I am today introducing legislation to provide equal treatment of the handicapped in all programs which receive Federal assistance....  The number of handicapped is growing daily.  Every year 100,000 babies are born with defects that will force them to use crutches, braces, or wheelchairs for all of their lives.  11 Cong. Rec. 45972 (1971)


            He touched on the underlying and fundamental question that the instant appeal raises when  he stated:

In ancient Greece, in the city-state of Sparta, the people would take the handicapped newborn, and leave them to die of exposure on the mountainside.  Are we guilty of the same type of gross neglect in this county? 119 Cong. Rec.18137 (1973).


            Second, respondent was a program or activity receiving Federal financial assistance.  Nothing in the language of Section 504 suggests any exception that would permit discrimination against handicapped persons under those federally assisted programs that furnish medical treatment.  At the time Sidney was born, it was irrelevant whether or not she was a beneficiary of a specific program that received federal financial assistance.  So long as the hospital received it, then its entire program and activities were covered.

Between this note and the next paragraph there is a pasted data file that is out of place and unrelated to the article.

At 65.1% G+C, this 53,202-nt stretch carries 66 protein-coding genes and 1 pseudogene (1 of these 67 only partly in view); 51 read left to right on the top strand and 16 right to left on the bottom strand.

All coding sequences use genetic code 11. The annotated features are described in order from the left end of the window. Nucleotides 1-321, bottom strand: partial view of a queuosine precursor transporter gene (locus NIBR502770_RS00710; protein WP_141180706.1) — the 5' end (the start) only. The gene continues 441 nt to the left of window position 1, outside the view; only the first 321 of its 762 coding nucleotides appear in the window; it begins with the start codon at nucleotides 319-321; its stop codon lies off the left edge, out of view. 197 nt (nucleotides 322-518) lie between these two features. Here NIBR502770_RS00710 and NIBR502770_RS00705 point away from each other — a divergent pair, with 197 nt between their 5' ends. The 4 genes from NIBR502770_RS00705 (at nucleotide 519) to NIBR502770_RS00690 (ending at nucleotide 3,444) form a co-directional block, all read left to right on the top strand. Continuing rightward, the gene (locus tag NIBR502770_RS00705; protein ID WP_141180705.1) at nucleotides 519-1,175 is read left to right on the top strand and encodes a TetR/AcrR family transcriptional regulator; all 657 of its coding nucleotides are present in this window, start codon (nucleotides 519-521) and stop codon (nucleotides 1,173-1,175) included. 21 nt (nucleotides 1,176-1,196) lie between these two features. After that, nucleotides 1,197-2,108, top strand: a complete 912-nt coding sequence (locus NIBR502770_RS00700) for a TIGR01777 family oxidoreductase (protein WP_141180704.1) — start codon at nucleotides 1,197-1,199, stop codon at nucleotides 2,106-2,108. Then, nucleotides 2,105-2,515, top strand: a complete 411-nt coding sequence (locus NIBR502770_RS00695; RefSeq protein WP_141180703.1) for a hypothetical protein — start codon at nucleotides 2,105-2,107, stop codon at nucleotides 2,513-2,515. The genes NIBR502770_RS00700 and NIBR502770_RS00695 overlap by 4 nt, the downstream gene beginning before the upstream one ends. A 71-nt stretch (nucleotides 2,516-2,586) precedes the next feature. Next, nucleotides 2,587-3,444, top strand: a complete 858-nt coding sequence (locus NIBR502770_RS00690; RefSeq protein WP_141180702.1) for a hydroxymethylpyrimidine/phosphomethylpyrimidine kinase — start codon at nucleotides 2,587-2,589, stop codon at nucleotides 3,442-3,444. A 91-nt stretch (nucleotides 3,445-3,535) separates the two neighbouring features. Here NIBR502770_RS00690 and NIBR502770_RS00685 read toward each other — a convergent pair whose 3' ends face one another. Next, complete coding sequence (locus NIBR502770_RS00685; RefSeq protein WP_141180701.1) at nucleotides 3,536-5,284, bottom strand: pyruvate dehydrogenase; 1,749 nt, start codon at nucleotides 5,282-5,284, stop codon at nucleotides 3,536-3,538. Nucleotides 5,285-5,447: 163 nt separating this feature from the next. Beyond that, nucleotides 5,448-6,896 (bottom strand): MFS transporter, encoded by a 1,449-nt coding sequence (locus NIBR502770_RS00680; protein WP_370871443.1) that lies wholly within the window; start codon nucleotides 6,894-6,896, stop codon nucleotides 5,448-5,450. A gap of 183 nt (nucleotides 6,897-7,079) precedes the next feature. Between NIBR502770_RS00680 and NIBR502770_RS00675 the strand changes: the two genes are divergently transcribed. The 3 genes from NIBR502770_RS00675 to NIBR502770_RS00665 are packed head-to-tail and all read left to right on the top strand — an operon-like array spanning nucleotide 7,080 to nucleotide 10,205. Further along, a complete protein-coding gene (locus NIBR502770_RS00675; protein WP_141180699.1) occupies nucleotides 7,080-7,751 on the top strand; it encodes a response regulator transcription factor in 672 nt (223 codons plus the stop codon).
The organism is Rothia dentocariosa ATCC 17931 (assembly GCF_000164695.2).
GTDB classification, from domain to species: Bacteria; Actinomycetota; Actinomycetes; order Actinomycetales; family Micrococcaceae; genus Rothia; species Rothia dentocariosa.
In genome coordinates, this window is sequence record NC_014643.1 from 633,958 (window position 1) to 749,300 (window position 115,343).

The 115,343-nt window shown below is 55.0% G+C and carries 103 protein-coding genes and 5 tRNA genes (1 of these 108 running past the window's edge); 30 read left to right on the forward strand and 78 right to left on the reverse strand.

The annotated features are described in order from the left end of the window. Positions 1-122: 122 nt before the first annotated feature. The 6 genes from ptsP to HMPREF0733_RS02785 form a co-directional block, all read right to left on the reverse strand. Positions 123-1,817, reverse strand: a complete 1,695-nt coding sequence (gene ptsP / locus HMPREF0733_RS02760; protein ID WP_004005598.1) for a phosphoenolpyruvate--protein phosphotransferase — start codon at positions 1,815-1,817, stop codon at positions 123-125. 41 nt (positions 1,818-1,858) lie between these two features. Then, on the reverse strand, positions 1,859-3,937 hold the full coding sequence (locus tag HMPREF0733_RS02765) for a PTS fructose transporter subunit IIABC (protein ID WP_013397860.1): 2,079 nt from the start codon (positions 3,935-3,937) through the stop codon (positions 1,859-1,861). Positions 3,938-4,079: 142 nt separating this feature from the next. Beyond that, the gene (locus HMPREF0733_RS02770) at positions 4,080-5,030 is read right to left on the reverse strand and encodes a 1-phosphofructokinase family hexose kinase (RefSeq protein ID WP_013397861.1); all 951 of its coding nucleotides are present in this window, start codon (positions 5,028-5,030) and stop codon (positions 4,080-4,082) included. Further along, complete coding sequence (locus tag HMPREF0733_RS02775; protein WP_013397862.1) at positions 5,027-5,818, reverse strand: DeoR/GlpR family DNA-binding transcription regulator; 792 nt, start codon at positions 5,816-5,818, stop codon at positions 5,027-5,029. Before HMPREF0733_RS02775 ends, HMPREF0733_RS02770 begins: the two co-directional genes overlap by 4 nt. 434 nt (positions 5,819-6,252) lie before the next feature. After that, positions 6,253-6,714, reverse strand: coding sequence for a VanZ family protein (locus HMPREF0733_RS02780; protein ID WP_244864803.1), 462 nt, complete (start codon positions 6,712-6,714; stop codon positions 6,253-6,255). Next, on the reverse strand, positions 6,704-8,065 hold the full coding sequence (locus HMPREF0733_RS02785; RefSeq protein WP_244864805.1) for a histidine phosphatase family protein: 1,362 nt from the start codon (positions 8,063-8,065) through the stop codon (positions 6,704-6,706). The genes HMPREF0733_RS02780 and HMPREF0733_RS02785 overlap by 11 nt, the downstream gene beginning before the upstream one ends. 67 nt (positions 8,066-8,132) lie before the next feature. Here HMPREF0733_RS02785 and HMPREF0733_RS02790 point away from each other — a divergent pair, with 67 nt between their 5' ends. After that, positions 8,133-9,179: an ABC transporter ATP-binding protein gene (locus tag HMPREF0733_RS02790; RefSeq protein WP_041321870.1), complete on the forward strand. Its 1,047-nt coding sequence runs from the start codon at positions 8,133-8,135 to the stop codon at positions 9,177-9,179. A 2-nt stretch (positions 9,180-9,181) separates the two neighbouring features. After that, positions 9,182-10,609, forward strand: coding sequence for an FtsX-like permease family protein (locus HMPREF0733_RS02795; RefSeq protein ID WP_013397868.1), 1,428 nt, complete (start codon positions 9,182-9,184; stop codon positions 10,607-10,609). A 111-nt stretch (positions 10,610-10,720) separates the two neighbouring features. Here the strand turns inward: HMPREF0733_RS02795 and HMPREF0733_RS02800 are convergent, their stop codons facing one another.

Consistent with Congressı intent, then HEW published regulations to implement Section 504. See 42 Fed. Reg. 22677 (1977).  Those regulations contain a subpart that specifically applies to federally assisted health services programs, along with social services and welfare programs.  See 45 CFR Pt 84, Subpt. F.[12]  They state, inter alia, that in providing health services or benefits under a program, the recipient may not, solely on the basis of handicap, deny a qualified handicapped person these benefits or services, or afford a qualified handicapped person an opportunity to receive benefits or services that is not equal to that offered nonhandicapped persons.  45 CFR § 84.52(a)(1)&(2).  However, the regulations like Section 504 itself, do not require that the benefits or services afforded handicapped persons produce the identical result or level of achievement as they do for a nonhandicapped person.  45 CFR § 84.4(b)(2).  See Alexander v. Choate , supra at 722 .  They require only evenhanded treatment.  Ibid.; Southeastern Community College v. Davis, 99 S.Ct. 2361, 2369 (1979).  

            With regard to medical treatment decisions, an explanatory note states (45 CFR Pt.84, App. A para. 36):